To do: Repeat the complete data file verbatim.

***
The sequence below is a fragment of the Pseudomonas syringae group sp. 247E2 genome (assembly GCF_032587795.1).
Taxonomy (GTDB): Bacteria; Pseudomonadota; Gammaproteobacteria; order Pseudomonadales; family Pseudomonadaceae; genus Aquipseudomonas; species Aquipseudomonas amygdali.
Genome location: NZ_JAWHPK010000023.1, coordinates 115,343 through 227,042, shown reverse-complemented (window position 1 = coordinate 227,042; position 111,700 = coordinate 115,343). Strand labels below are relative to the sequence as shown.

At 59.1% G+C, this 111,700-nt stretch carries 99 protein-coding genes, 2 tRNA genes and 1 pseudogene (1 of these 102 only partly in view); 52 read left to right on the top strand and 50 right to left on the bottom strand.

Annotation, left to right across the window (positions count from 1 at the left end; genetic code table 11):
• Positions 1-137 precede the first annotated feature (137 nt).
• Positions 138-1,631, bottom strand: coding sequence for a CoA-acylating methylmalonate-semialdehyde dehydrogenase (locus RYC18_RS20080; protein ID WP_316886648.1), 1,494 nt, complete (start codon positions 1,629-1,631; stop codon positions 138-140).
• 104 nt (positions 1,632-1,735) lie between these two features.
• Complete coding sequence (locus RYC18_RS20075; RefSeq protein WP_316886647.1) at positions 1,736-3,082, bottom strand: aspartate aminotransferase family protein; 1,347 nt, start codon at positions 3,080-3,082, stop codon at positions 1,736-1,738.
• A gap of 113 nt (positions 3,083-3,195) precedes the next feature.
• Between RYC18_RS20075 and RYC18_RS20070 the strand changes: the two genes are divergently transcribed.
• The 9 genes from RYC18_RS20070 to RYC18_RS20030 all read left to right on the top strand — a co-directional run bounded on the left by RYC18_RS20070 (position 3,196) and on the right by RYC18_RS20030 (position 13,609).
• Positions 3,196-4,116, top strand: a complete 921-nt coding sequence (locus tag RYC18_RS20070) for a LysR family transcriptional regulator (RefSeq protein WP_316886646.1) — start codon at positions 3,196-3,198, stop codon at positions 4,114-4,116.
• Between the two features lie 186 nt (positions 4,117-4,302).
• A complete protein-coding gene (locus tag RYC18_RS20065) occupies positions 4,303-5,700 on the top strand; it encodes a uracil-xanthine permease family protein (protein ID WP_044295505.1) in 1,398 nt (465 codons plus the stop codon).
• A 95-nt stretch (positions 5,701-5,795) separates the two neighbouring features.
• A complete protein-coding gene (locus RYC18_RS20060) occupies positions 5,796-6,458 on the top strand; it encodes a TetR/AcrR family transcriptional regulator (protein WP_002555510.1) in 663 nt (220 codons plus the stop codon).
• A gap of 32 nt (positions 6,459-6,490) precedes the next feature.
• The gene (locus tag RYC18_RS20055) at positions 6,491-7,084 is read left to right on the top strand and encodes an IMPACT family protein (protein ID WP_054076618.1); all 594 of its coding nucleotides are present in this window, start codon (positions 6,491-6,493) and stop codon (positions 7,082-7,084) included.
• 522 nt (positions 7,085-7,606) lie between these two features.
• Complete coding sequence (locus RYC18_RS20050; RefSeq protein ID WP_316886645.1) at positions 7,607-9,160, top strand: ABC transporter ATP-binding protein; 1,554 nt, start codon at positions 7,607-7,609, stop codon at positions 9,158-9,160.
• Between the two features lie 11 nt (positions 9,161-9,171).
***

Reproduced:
The sequence below is a fragment of the Pseudomonas syringae group sp. 247E2 genome (assembly GCF_032587795.1).
Taxonomy (GTDB): Bacteria; Pseudomonadota; Gammaproteobacteria; order Pseudomonadales; family Pseudomonadaceae; genus Aquipseudomonas; species Aquipseudomonas amygdali.
Genome location: NZ_JAWHPK010000023.1, coordinates 115,343 through 227,042, shown reverse-complemented (window position 1 = coordinate 227,042; position 111,700 = coordinate 115,343). Strand labels below are relative to the sequence as shown.

At 59.1% G+C, this 111,700-nt stretch carries 99 protein-coding genes, 2 tRNA genes and 1 pseudogene (1 of these 102 only partly in view); 52 read left to right on the top strand and 50 right to left on the bottom strand.

Annotation, left to right across the window (positions count from 1 at the left end; genetic code table 11):
• Positions 1-137 precede the first annotated feature (137 nt).
• Positions 138-1,631, bottom strand: coding sequence for a CoA-acylating methylmalonate-semialdehyde dehydrogenase (locus RYC18_RS20080; protein ID WP_316886648.1), 1,494 nt, complete (start codon positions 1,629-1,631; stop codon positions 138-140).
• 104 nt (positions 1,632-1,735) lie between these two features.
• Complete coding sequence (locus RYC18_RS20075; RefSeq protein WP_316886647.1) at positions 1,736-3,082, bottom strand: aspartate aminotransferase family protein; 1,347 nt, start codon at positions 3,080-3,082, stop codon at positions 1,736-1,738.
• A gap of 113 nt (positions 3,083-3,195) precedes the next feature.
• Between RYC18_RS20075 and RYC18_RS20070 the strand changes: the two genes are divergently transcribed.
• The 9 genes from RYC18_RS20070 to RYC18_RS20030 all read left to right on the top strand — a co-directional run bounded on the left by RYC18_RS20070 (position 3,196) and on the right by RYC18_RS20030 (position 13,609).
• Positions 3,196-4,116, top strand: a complete 921-nt coding sequence (locus tag RYC18_RS20070) for a LysR family transcriptional regulator (RefSeq protein WP_316886646.1) — start codon at positions 3,196-3,198, stop codon at positions 4,114-4,116.
• Between the two features lie 186 nt (positions 4,117-4,302).
• A complete protein-coding gene (locus tag RYC18_RS20065) occupies positions 4,303-5,700 on the top strand; it encodes a uracil-xanthine permease family protein (protein ID WP_044295505.1) in 1,398 nt (465 codons plus the stop codon).
• A 95-nt stretch (positions 5,701-5,795) separates the two neighbouring features.
• A complete protein-coding gene (locus RYC18_RS20060) occupies positions 5,796-6,458 on the top strand; it encodes a TetR/AcrR family transcriptional regulator (protein WP_002555510.1) in 663 nt (220 codons plus the stop codon).
• A gap of 32 nt (positions 6,459-6,490) precedes the next feature.
• The gene (locus tag RYC18_RS20055) at positions 6,491-7,084 is read left to right on the top strand and encodes an IMPACT family protein (protein ID WP_054076618.1); all 594 of its coding nucleotides are present in this window, start codon (positions 6,491-6,493) and stop codon (positions 7,082-7,084) included.
• 522 nt (positions 7,085-7,606) lie between these two features.
• Complete coding sequence (locus RYC18_RS20050; RefSeq protein ID WP_316886645.1) at positions 7,607-9,160, top strand: ABC transporter ATP-binding protein; 1,554 nt, start codon at positions 7,607-7,609, stop codon at positions 9,158-9,160.
• Between the two features lie 11 nt (positions 9,161-9,171).